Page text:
GOOD

Craig Newmark Launches a Do-Gooder Version of "Missed Connections"

The Craigslist founder has a new mission: to "connect and protect organizations that are doing good stuff."


As it turns out, the biggest thing in Craig Newmark's life right now is not selling your old bike on Craigslist. (Though to be fair, the website he founded in 1995 is pretty darn big by any standard: It's one of the top 10 most visited English-language websites on the internet).

Craigconnects is his life's work now and is on a mission to "connect and protect organizations that are doing good stuff." The site spotlights companies doing positive work in categories including Veterans' Issues, Technology for Social Good, Community Building, and Journalism Integrity. Launched on March 8th, it's off to a ringing start with more than 20,000 views, 1,200 Facebook Likes, and hundreds of organizations submitted within the first 24 hours. Hoping to bridge the gap between concerned citizens and great causes, Craigconnects is like the do-gooder twin to Craiglists's infamous Missed Connections page. To learn more, we checked in with Newmark via email to hear his take on how to save the world.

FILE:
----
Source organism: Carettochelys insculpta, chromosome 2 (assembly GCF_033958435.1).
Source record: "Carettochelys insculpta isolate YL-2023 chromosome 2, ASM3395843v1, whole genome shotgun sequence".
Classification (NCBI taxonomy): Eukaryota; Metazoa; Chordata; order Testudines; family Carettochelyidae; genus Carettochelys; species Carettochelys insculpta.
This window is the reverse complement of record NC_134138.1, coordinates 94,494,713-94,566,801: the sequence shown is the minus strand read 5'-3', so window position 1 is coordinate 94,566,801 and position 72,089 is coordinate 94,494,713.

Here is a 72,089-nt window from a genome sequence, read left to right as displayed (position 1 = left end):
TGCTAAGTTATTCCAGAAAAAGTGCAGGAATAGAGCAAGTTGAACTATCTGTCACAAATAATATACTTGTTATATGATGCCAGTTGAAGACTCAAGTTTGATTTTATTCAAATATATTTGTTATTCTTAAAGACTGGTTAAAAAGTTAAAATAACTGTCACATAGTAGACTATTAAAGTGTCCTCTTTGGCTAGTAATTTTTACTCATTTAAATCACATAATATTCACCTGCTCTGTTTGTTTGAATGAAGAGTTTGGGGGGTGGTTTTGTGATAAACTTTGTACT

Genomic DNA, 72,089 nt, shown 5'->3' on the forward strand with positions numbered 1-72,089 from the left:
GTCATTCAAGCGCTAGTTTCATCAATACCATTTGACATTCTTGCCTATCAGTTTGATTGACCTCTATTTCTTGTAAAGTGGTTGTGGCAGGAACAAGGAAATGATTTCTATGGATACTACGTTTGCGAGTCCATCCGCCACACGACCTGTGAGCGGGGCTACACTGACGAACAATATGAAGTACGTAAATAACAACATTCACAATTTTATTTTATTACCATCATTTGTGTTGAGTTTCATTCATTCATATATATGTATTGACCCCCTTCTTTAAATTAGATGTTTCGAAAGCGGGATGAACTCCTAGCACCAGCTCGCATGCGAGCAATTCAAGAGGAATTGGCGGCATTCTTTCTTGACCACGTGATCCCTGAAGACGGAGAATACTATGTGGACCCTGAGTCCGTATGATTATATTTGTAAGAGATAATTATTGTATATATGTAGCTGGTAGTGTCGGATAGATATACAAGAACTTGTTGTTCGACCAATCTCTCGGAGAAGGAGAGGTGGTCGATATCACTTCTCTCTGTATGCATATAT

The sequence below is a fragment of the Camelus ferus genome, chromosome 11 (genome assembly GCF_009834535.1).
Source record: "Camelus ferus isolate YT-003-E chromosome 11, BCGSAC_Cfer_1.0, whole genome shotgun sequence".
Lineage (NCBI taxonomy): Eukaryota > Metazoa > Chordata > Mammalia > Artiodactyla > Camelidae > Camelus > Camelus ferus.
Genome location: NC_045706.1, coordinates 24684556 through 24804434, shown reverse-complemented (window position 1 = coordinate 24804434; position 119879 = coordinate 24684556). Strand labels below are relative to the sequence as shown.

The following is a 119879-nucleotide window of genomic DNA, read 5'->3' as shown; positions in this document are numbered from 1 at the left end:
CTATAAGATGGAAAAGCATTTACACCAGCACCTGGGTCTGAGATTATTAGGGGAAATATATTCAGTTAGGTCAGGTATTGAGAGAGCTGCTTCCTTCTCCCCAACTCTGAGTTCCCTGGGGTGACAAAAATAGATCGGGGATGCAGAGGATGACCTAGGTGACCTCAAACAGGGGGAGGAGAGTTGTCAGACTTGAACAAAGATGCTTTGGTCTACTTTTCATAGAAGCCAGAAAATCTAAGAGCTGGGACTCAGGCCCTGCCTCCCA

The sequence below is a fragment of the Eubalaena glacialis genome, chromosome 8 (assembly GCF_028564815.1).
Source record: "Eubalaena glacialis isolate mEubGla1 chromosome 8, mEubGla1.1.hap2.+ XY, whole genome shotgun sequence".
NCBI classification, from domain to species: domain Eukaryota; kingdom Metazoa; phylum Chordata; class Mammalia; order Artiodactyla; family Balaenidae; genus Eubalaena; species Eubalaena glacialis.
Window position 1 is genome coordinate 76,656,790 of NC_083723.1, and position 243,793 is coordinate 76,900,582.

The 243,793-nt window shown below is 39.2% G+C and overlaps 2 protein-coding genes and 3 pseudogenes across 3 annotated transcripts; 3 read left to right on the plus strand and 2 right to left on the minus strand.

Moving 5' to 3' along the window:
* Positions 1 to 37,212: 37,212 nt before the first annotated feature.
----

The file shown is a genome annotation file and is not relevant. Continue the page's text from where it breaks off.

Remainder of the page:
GOOD: Was there a particular moment that inspired the idea for Craigconnects?

Craig Newmark: Nothing specific, just a growing sense over the years that I've learned a lot doing customer service and I should do more. Another big influence is the music of Leonard Cohen, including "Anthem" and "Democracy."

GOOD: What are the major needs that you see in the volunteer and charity world that Craigconnects can help fulfill?

Newmark: Seems to me we need a culture where service to others is expected and normal, like it was during the "greatest generation," where we organize and also protect each other online.

GOOD: As the site continues to grow with users adding their own organizations, will there be an approval process before organizations can be featured?

Newmark: I think this will coevolve with specialists in vetting, like Charity Navigator, Great Nonprofits, and GuideStar.